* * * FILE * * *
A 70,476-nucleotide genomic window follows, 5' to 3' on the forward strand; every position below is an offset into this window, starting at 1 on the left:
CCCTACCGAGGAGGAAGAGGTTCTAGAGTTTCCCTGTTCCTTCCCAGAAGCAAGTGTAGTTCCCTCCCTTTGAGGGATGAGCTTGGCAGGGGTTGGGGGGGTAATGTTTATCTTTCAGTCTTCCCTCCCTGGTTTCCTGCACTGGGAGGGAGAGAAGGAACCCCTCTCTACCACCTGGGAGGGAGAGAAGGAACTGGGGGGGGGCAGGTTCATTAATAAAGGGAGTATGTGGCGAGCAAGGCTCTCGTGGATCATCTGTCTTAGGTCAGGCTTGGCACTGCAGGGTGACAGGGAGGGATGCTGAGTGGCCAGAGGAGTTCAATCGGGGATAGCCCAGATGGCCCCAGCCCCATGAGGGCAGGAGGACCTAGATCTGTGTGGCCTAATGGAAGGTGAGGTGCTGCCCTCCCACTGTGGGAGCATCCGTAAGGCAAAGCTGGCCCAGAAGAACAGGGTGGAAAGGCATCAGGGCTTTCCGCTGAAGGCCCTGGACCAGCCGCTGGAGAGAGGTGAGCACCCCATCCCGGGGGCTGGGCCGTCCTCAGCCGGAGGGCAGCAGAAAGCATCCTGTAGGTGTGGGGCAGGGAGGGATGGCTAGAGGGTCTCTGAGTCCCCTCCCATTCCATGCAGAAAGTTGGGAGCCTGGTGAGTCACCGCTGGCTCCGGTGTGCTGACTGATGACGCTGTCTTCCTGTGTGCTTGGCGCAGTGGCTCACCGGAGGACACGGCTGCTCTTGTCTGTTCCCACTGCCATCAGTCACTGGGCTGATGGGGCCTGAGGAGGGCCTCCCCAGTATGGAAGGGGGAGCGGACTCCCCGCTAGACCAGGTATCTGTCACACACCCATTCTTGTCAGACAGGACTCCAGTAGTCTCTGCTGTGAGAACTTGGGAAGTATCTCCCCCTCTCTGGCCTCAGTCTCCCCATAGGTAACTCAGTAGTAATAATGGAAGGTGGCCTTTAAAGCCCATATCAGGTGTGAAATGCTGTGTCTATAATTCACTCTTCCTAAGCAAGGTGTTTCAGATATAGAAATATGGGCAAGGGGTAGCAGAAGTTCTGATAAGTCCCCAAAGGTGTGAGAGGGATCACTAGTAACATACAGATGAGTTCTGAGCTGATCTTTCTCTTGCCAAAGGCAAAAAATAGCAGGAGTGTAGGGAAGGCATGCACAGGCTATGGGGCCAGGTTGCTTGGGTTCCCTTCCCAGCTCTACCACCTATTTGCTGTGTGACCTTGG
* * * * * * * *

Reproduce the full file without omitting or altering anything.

A 70,476-nucleotide genomic window follows, 5' to 3' on the forward strand; every position below is an offset into this window, starting at 1 on the left:
CCCTACCGAGGAGGAAGAGGTTCTAGAGTTTCCCTGTTCCTTCCCAGAAGCAAGTGTAGTTCCCTCCCTTTGAGGGATGAGCTTGGCAGGGGTTGGGGGGGTAATGTTTATCTTTCAGTCTTCCCTCCCTGGTTTCCTGCACTGGGAGGGAGAGAAGGAACCCCTCTCTACCACCTGGGAGGGAGAGAAGGAACTGGGGGGGGGCAGGTTCATTAATAAAGGGAGTATGTGGCGAGCAAGGCTCTCGTGGATCATCTGTCTTAGGTCAGGCTTGGCACTGCAGGGTGACAGGGAGGGATGCTGAGTGGCCAGAGGAGTTCAATCGGGGATAGCCCAGATGGCCCCAGCCCCATGAGGGCAGGAGGACCTAGATCTGTGTGGCCTAATGGAAGGTGAGGTGCTGCCCTCCCACTGTGGGAGCATCCGTAAGGCAAAGCTGGCCCAGAAGAACAGGGTGGAAAGGCATCAGGGCTTTCCGCTGAAGGCCCTGGACCAGCCGCTGGAGAGAGGTGAGCACCCCATCCCGGGGGCTGGGCCGTCCTCAGCCGGAGGGCAGCAGAAAGCATCCTGTAGGTGTGGGGCAGGGAGGGATGGCTAGAGGGTCTCTGAGTCCCCTCCCATTCCATGCAGAAAGTTGGGAGCCTGGTGAGTCACCGCTGGCTCCGGTGTGCTGACTGATGACGCTGTCTTCCTGTGTGCTTGGCGCAGTGGCTCACCGGAGGACACGGCTGCTCTTGTCTGTTCCCACTGCCATCAGTCACTGGGCTGATGGGGCCTGAGGAGGGCCTCCCCAGTATGGAAGGGGGAGCGGACTCCCCGCTAGACCAGGTATCTGTCACACACCCATTCTTGTCAGACAGGACTCCAGTAGTCTCTGCTGTGAGAACTTGGGAAGTATCTCCCCCTCTCTGGCCTCAGTCTCCCCATAGGTAACTCAGTAGTAATAATGGAAGGTGGCCTTTAAAGCCCATATCAGGTGTGAAATGCTGTGTCTATAATTCACTCTTCCTAAGCAAGGTGTTTCAGATATAGAAATATGGGCAAGGGGTAGCAGAAGTTCTGATAAGTCCCCAAAGGTGTGAGAGGGATCACTAGTAACATACAGATGAGTTCTGAGCTGATCTTTCTCTTGCCAAAGGCAAAAAATAGCAGGAGTGTAGGGAAGGCATGCACAGGCTATGGGGCCAGGTTGCTTGGGTTCCCTTCCCAGCTCTACCACCTATTTGCTGTGTGACCTTGG